About Psychological Safety Psychological Safety – describes an organizational culture wherein people feel able to…
So, you have taken the Myers-Briggs assessment (MBTI®), but do you…
- …remember your 4-letter Type Code (all four letters)?
- …know what your Type Code means?
- …use it in your daily work life, as a team member or leader, to make a difference?
If you answered no to these questions, you aren’t alone. Millions of people have taken the MBTI®, but a surprising number answer no to these questions. Yet, from my experience, Type is one of the the best models for expanding self-awareness; it helps us see how we think – how we take in information and how we like to evaluate that information. Type informs our perspective and how we address many aspects of our daily work and personal life.
Mounting research is pointing to self-awareness as a key ingredient for individual, team and leader effectiveness, and it has even been correlated with corporate performance (Zes and Landis, 2013, Korn Ferry).
Self-awareness includes the ability to see and understand your preferences and skills related to how you think (Psychological Type and the MBTI®) and feel (Emotional Intelligence), how those thoughts and feelings affect your behavior and the impact of that behavior on others. Self-aware teammates and leaders are able to shift their perspectives and flex their behavior to adjust to the reactions of others. This, in turn, builds trusting relationships and creates a respectful, collaborative and productive atmosphere. And that leads to better, more effective results, and as the research is beginning to show, more profit for organizations.
Here is one reason you may not remember your Type and all it has to offer – to discover who you are from the lens of Type, you have to be willing to be a meta-observer of yourself in real time and then integrate, practice, and apply what you learn. It isn’t a quick fix, but learning about and integrating your Type knowledge will bring benefits to you as a team member or leader and in your personal life.
Here are four things you can do to start incorporating Type into your daily life to make a difference:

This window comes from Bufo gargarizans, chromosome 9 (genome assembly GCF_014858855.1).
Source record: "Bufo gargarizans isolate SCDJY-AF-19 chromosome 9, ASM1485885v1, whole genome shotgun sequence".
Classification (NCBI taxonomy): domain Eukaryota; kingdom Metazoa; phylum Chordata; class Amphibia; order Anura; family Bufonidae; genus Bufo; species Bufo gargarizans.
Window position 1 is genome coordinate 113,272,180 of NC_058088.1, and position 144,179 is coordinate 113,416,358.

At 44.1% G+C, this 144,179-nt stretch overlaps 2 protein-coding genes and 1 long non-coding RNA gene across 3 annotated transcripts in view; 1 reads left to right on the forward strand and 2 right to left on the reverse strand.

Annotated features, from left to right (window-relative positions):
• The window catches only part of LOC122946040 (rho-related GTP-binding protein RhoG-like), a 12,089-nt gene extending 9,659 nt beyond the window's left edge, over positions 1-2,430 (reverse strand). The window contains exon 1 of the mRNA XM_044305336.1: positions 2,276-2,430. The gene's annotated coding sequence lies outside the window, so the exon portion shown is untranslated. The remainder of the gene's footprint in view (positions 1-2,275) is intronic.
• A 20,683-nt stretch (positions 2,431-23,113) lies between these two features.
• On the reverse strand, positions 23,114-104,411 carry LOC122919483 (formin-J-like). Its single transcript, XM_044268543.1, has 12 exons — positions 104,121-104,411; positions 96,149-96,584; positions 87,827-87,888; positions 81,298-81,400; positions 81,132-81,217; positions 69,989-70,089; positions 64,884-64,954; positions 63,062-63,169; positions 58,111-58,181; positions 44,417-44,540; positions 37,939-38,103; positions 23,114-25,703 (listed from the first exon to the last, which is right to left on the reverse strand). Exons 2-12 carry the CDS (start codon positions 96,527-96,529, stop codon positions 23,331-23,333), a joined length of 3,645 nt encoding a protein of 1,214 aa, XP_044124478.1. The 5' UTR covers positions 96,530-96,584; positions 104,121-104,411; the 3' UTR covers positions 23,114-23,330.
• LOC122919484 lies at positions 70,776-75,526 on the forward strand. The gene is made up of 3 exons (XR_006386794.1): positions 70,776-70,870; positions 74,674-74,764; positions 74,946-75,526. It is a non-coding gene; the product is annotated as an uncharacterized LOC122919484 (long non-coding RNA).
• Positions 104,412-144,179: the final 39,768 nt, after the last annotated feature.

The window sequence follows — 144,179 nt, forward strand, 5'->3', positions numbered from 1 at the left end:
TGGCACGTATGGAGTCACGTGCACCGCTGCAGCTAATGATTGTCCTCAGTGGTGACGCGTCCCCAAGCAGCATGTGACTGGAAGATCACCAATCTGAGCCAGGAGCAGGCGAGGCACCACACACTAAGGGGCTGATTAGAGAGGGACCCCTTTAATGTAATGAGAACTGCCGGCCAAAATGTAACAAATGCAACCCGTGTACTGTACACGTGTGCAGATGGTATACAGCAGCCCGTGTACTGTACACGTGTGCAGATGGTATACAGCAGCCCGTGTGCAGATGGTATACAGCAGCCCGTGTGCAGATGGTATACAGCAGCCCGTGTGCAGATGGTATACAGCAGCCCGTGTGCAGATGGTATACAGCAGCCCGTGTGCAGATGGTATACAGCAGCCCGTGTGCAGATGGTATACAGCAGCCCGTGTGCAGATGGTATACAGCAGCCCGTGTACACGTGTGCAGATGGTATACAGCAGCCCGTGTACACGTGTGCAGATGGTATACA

1. Recognize and understand your Dominant Function
Ask yourself: What is my main focus? What excites me the most?
Recognizing and understanding your Dominant Function will give you insight into what you deem most important, what you pay attention to and your main perspective on things.
There are eight Dominant Functions (scroll down to read about the Functions), or psychological resources, shared between the 16 Types that define how people are hardwired to think. Our Dominant is the strongest and most conscious of our psychological functions. Each Dominant Function has its own aim or motivation. It is seeking a particular viewpoint – asking a central question. There are four Perceiving Functions (Se, Si, Ne, Ni) that are each seeking a particular type of information, and four Judging Functions (Te, Ti, Fe, Fi) that use different criteria for evaluating information. One of these eight Functions is our Dominant Function. It guides our personality, like the captain of a ship guiding the way.
Example: When faced with an issue or problem, a person calling on their Dominant Function of Introverted Feeling (Fi) might pay attention to and be invested in providing emotional support. Someone using their Dominant Function of Introverted Sensing (Si) might be focused on and energized by gathering more information about the problem before responding – by reviewing their own past experience to see if it provides insight into the problem.
2. Accept and appreciate your strengths and blind spots
Ask yourself: What things give me energy and what drains me that I might be avoiding? How do these tasks relate to my Dominant Function?